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Cytoskeleton (Hoboken). 2013 Sep;70(9):476-93. doi: 10.1002/cm.21135. Epub 2013 Oct 8.

The molecular basis for kinesin functional specificity during mitosis.

Author information

1
Wellcome Trust Centre for Cell Biology, School of Biological Sciences, University of Edinburgh, Edinburgh EH9 3JR, Scotland, United Kingdom.

Abstract

Microtubule-based motor proteins play key roles during mitosis to assemble the bipolar spindle, define the cell division axis, and align and segregate the chromosomes. The majority of mitotic motors are members of the kinesin superfamily. Despite sharing a conserved catalytic core, each kinesin has distinct functions and localization, and is uniquely regulated in time and space. These distinct behaviors and functional specificity are generated by variations in the enzymatic domain as well as the non-conserved regions outside of the kinesin motor domain and the stalk. These flanking regions can directly modulate the properties of the kinesin motor through dimerization or self-interactions, and can associate with extrinsic factors, such as microtubule or DNA binding proteins, to provide additional functional properties. This review discusses the recently identified molecular mechanisms that explain how the control and functional specification of mitotic kinesins is achieved.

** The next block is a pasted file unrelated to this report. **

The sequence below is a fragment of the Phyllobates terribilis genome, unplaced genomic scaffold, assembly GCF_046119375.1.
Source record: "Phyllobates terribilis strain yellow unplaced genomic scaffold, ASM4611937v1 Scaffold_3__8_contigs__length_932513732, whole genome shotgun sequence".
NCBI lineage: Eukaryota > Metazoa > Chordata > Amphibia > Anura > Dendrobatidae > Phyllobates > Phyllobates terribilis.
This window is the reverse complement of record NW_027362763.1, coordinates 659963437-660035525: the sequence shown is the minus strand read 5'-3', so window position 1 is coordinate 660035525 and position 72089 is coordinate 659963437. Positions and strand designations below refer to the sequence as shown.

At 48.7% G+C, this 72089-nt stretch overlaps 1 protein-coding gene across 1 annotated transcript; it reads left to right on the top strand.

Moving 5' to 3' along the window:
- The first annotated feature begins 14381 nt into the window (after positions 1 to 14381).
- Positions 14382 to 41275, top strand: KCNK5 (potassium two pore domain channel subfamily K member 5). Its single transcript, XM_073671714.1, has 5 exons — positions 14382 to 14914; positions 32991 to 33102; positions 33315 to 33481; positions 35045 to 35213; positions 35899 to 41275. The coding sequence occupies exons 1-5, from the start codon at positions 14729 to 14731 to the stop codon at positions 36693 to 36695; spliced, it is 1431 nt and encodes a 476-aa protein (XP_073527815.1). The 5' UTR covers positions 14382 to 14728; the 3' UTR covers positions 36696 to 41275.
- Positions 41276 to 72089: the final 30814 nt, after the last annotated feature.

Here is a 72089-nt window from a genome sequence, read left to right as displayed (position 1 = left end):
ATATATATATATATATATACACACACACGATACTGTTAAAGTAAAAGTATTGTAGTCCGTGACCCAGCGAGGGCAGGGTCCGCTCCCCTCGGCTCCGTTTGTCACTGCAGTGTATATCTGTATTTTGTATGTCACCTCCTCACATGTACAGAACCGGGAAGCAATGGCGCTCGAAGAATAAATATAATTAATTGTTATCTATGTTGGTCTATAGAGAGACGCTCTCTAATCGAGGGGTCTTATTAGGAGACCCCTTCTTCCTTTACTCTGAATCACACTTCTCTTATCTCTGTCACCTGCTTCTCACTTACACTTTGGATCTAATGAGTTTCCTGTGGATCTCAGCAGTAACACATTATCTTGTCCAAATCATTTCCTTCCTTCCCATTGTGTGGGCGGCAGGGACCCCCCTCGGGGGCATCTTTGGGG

KEYWORDS:

kinesin; microtubules; mitosis; motors; regulation

PMID:
24039047
PMCID:
PMC4065354
DOI:
10.1002/cm.21135
[Indexed for MEDLINE]
Free PMC Article

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